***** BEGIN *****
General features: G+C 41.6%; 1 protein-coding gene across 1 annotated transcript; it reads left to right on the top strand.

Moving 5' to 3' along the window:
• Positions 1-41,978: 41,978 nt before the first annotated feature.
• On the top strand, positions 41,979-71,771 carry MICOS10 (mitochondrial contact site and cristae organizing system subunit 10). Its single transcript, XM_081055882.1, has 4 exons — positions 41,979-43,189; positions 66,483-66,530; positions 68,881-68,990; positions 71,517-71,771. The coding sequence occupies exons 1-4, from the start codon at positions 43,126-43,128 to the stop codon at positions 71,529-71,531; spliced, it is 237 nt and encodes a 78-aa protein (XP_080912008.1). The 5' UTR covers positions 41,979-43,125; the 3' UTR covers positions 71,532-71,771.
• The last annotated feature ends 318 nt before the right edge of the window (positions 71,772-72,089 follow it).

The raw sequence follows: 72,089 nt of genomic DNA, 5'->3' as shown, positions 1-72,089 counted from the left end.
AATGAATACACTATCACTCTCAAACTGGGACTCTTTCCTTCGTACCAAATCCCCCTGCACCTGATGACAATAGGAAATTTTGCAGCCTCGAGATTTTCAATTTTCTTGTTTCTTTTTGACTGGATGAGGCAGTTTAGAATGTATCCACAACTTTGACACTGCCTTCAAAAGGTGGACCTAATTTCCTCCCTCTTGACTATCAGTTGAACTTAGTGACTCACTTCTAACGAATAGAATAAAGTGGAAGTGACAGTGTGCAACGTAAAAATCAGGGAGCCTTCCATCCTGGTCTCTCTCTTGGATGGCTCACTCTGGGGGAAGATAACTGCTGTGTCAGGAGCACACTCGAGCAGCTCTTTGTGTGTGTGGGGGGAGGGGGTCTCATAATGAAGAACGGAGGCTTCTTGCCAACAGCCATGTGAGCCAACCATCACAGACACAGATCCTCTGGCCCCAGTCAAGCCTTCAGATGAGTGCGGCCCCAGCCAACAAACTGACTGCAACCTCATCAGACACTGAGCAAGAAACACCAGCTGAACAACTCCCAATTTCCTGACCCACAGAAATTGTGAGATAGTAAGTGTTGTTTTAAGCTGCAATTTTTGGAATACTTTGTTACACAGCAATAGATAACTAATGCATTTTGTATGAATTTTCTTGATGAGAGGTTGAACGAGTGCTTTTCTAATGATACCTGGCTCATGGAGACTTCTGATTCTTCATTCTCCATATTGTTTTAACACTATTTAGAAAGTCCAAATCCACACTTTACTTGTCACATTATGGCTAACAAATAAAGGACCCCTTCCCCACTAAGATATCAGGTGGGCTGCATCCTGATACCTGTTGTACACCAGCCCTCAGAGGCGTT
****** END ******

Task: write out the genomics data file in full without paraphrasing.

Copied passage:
General features: G+C 41.6%; 1 protein-coding gene across 1 annotated transcript; it reads left to right on the top strand.

Moving 5' to 3' along the window:
• Positions 1-41,978: 41,978 nt before the first annotated feature.
• On the top strand, positions 41,979-71,771 carry MICOS10 (mitochondrial contact site and cristae organizing system subunit 10). Its single transcript, XM_081055882.1, has 4 exons — positions 41,979-43,189; positions 66,483-66,530; positions 68,881-68,990; positions 71,517-71,771. The coding sequence occupies exons 1-4, from the start codon at positions 43,126-43,128 to the stop codon at positions 71,529-71,531; spliced, it is 237 nt and encodes a 78-aa protein (XP_080912008.1). The 5' UTR covers positions 41,979-43,125; the 3' UTR covers positions 71,532-71,771.
• The last annotated feature ends 318 nt before the right edge of the window (positions 71,772-72,089 follow it).

The raw sequence follows: 72,089 nt of genomic DNA, 5'->3' as shown, positions 1-72,089 counted from the left end.
AATGAATACACTATCACTCTCAAACTGGGACTCTTTCCTTCGTACCAAATCCCCCTGCACCTGATGACAATAGGAAATTTTGCAGCCTCGAGATTTTCAATTTTCTTGTTTCTTTTTGACTGGATGAGGCAGTTTAGAATGTATCCACAACTTTGACACTGCCTTCAAAAGGTGGACCTAATTTCCTCCCTCTTGACTATCAGTTGAACTTAGTGACTCACTTCTAACGAATAGAATAAAGTGGAAGTGACAGTGTGCAACGTAAAAATCAGGGAGCCTTCCATCCTGGTCTCTCTCTTGGATGGCTCACTCTGGGGGAAGATAACTGCTGTGTCAGGAGCACACTCGAGCAGCTCTTTGTGTGTGTGGGGGGAGGGGGTCTCATAATGAAGAACGGAGGCTTCTTGCCAACAGCCATGTGAGCCAACCATCACAGACACAGATCCTCTGGCCCCAGTCAAGCCTTCAGATGAGTGCGGCCCCAGCCAACAAACTGACTGCAACCTCATCAGACACTGAGCAAGAAACACCAGCTGAACAACTCCCAATTTCCTGACCCACAGAAATTGTGAGATAGTAAGTGTTGTTTTAAGCTGCAATTTTTGGAATACTTTGTTACACAGCAATAGATAACTAATGCATTTTGTATGAATTTTCTTGATGAGAGGTTGAACGAGTGCTTTTCTAATGATACCTGGCTCATGGAGACTTCTGATTCTTCATTCTCCATATTGTTTTAACACTATTTAGAAAGTCCAAATCCACACTTTACTTGTCACATTATGGCTAACAAATAAAGGACCCCTTCCCCACTAAGATATCAGGTGGGCTGCATCCTGATACCTGTTGTACACCAGCCCTCAGAGGCGTT